Mondelez International—the makers of Oreo cookies, Cadbury chocolate and Trident gum, among other treats—quietly started becoming an e-commerce brand with a a small test in Europe earlier this year. Now, Mondelez plans to convert all its digital media in 25 countries into shoppable ads with "buy now" buttons to drive sales through retailers like Walmart and Amazon.
The goal is to double Mondelez's online revenue over the next couple of years, particularly on social media where millennials are spending a substantial amount of time.
Despite the hefty, multiyear investment, consumer-packaged-goods brands like Mondelez have long struggled with e-commerce—90 percent of grocery sales are still made in stores, and some experts question how big a dent the Deerfield, Ill.-based company can make.
"I doubt that anyone at Mondelez or anywhere else thinks it will be groundbreaking or an enormous new revenue strategy, but it shows they're willing to test and learn," said Forrester Research analyst Sucharita Mulpuru. "It doesn't cost much to experiment in this way, and at least they capture some data and insights that could help personalization and marketing efforts later."
Calls to action on Mondelez's video, social and display media prompt people to buy the products being advertised. The ads are geo-targeted to retailers' websites. For example, an ad served in New York might link to online grocery-shopping site Peapod, while a promo viewed in Chicago could direct potential customers to Walmart.com. In both examples, users can buy a snack and have it shipped from a nearby store.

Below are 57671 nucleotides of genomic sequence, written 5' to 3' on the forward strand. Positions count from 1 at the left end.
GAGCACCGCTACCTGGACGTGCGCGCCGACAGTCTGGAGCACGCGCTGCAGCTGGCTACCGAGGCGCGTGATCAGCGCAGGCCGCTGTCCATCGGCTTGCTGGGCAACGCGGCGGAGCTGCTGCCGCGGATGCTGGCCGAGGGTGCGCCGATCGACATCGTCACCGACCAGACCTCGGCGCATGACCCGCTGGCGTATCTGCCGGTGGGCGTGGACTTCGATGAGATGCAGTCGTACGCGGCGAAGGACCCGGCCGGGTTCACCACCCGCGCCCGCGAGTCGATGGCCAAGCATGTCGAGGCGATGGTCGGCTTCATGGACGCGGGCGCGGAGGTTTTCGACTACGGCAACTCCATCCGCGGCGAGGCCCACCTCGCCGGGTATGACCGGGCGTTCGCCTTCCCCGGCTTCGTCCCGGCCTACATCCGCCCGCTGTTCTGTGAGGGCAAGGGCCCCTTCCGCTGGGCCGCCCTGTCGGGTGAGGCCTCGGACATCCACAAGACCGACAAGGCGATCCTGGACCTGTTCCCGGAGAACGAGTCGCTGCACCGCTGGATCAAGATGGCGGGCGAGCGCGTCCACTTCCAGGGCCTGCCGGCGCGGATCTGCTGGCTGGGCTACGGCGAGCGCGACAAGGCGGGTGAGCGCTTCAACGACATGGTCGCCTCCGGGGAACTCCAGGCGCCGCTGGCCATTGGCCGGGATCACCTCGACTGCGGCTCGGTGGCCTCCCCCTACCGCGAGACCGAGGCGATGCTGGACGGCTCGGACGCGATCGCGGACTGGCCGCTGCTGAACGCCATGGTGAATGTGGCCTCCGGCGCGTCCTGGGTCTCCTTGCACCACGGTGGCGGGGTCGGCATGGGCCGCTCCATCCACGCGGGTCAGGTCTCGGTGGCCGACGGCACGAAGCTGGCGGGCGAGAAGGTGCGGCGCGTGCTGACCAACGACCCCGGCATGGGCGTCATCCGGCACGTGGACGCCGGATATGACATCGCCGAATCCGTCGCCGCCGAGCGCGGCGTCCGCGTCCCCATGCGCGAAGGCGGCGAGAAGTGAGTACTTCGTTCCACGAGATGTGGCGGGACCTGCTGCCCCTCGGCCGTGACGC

Cindy Chen, Mondelez's global head of e-commerce, acknowledged that CPGs have a hard time with e-commerce but claimed retailers like the buy button because it gives them a bit of free traffic. "The role of our 'buy now' button is really taking the traffic that we have from the brand side to the retailer," Chen said.
By 2020, e-commerce will make up between 3 percent and 10 percent of revenue for CPGs, according to Chen, who said, "What we saw was there are so many people engaging in social media, [so] how do we transition from purely the discovery of brand equity to making a purchase?"
While Mondelez's ads are an intriguing use of social media, Jennifer Polk, an analyst at Gartner, pointed out a bigger opportunity with data. "What Mondelez is able to do is track, to a certain extent, how people engage with this media and where they openly choose to buy," she said.
But, that data can do more than push products off specific stores' shelves.
"This could be a way to lay the foundation for things like product development," Polk explained. "If you know that people have a higher propensity towards Double Stuf Oreos than regular Oreos at a specific time of year based on how they interact on your site, then you're in a much better position to start making decisions on product development, innovation, marketing and how you position your brand."